“A patient with a severe sagittal plane or coronal plane deformity, for example, may be in severe pain, unable to stand up straight and may have limited function. That patient shouldn't think twice about getting evaluated for spine surgery — no matter their health or age,” he says.

Dr. Reitman notes the importance of patients taking ownership over their health prior to spine surgery, which helps avoid complications and ensures more effective results. Dr. Reitman works with patients to overcome health hurdles before surgery.

Common roadblocks that can impede healing and recovery include:

  • Smoking
  • Overweight or obesity
  • Heart disease or lung disease
  • Diabetes
  • Low bone density
  • Poor bone quality

Dr. Reitman emphasizes: “If patients commit to tackling any health problems they have (with our support), then we can often get them through surgery safely and effectively. That’s our goal: to find patients relief, safely and help them lead a more fulfilling life.”

Spine Surgery Offers More Than Back Pain Relief

When patients optimize their health prior to surgery, Dr. Reitman says they optimize their chances of success.

“Spine surgery is not a walk in the park for anyone. At MUSC, we have a high-level, coordinated critical care team that can handle complicated cases. For patients who commit to ensuring they can reach their ideal health prior to surgery, it’s more than worth it,” says Dr. Reitman.

“With many complex spinal deformities, the body is in a position that it simply wasn't meant to be in. Corrective surgery does more than relieve pain – it improves patients’ self-image and self-worth. Even though it’s a high-risk surgery with potential complications, the vast majority of patients who have been through it tell me that they’d do it all over again, in a second. Patients say spine surgery gave them their life back. That’s what we’re here to do, for as many patients as we can,” he says.

For more information, contact Dr. Reitman at

MUSC Children’s Health welcomed Dr. Laura Hollinger in late 2017 as part of the pediatric surgical team and as assistant professor of surgery in the Division of Pediatric Surgery.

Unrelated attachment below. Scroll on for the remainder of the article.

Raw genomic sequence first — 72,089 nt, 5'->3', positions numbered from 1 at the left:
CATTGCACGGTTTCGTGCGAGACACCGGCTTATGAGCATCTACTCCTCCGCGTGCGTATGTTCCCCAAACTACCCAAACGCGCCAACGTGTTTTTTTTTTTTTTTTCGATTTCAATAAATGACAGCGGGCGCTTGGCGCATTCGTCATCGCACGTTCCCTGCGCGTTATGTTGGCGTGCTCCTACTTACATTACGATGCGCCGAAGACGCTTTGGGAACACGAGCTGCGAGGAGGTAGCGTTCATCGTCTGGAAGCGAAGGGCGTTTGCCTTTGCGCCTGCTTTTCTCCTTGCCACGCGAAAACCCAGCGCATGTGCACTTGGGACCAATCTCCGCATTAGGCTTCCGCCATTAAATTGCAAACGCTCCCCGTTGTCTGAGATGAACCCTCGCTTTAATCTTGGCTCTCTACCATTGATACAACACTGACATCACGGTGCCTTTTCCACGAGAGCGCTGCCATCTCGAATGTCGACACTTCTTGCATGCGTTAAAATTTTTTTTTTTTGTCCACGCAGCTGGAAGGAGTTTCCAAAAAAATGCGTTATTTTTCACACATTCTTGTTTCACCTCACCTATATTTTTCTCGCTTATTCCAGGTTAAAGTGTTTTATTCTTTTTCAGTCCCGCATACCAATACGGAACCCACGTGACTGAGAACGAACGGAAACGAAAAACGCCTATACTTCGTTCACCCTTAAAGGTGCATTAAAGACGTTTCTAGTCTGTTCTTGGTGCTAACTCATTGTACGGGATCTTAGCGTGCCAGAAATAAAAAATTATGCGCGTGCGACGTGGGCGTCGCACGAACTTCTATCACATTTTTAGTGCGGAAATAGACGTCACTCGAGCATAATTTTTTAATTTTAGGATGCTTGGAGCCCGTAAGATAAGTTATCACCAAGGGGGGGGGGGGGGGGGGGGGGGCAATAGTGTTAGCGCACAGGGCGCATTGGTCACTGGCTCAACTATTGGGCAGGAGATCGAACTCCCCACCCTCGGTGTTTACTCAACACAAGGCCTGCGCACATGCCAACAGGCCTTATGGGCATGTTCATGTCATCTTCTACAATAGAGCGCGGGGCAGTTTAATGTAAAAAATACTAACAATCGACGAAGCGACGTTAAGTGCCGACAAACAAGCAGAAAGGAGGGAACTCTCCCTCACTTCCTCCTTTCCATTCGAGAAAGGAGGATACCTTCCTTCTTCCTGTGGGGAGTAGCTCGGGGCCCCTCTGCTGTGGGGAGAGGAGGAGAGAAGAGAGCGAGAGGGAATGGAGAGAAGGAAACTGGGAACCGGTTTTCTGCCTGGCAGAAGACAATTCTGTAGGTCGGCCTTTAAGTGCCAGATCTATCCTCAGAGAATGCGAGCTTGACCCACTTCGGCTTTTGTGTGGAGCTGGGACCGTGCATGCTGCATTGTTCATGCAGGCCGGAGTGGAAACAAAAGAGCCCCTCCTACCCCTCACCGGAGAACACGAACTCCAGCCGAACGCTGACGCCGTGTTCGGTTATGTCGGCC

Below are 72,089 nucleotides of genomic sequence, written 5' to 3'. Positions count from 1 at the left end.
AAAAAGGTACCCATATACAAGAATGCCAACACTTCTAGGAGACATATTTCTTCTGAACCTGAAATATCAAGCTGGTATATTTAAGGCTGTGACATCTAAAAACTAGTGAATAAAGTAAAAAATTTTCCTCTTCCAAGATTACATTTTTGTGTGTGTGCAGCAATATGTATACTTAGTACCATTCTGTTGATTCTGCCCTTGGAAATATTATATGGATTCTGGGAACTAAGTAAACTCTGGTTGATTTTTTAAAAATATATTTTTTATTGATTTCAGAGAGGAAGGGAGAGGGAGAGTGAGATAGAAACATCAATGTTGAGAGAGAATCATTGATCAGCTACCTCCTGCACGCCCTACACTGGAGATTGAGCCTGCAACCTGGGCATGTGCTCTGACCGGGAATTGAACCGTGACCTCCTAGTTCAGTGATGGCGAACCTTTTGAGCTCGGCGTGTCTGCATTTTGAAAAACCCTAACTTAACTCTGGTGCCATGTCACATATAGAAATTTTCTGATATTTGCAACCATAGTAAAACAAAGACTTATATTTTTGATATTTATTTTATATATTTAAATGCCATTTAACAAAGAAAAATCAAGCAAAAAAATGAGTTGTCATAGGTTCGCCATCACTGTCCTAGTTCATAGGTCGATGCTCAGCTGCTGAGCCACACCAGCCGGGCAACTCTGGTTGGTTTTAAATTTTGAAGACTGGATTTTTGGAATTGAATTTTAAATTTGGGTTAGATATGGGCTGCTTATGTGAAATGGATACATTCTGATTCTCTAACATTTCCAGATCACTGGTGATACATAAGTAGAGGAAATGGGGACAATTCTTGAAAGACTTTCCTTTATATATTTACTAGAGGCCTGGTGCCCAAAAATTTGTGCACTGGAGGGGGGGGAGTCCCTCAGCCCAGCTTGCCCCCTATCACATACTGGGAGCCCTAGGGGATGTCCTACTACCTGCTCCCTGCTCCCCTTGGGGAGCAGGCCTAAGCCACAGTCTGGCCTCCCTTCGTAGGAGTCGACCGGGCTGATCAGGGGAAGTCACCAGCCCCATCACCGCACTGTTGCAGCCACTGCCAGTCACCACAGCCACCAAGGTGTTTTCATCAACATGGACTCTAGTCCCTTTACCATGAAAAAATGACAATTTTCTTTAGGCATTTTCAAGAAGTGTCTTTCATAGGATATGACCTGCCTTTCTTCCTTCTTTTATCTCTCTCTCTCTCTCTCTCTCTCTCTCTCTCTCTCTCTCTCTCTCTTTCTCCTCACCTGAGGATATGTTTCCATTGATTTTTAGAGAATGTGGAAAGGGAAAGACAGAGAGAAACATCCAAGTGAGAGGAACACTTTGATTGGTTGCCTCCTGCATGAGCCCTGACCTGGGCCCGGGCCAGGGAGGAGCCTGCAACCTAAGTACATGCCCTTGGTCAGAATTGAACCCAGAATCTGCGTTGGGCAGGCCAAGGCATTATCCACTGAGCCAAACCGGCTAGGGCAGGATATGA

The Texas native earned her undergraduate degree from Texas Christian University in Fort Worth, Texas, which is also Dr. Hollinger’s hometown. From there, she earned her doctorate in medicine degree from the University of Texas Health Science Center in Houston at McGovern Medical School.

She also completed a two-year research fellowship at the Methodist Hospital Department of Surgery and Research Institute where she studied critical illness and the distant organ effects of kidney ischemia-reperfusion injury. She completed her fellowship in pediatric surgery at the University of Texas with training in both open and minimally invasive approaches to neonatal and pediatric general surgical diseases.

Her enthusiasm for building and repairing things started at a young age, and she says that she thinks her mother knew before she did that she would ultimately choose to become a surgeon. While in medical school, she was mentored by Dr. Barbara Bass, who is one of the female pioneers in general surgery and president-elect of the American College of Surgeons.

Dr. Hollinger has been recognized for academic excellence and is the recipient of many awards including the Raleigh Ross Scholar Award from the Texas Surgical Society, the American College of Surgeons Resident Award for Exemplary Teaching, The Methodist Hospital Department of Surgery Resident of the Year Award, and the Excellence in Research Award, Critical Care: American College of Surgeons Surgical Forum.

Her surgical interests include pediatric ECMO support during critical illness, congenital diaphragmatic hernia as well as prenatal diagnosis and intervention. She enjoys working with the MUSC Advanced Fetal Care Center multidisciplinary team and team’s ability to diagnose and offer counseling and therapy for babies with prenatal conditions.

Dr. Hollinger said it’s a thrilling opportunity to be at MUSC Children’s Health and the upcoming Shawn Jenkins Children’s Hospital scheduled to open in the fall of 2019. She said it’s nice to be able to focus on pediatric patients and their families and their complex needs while providing them with an environment that can be healing. She added the new children’s hospital reflects on the dedication MUSC has to the children of South Carolina.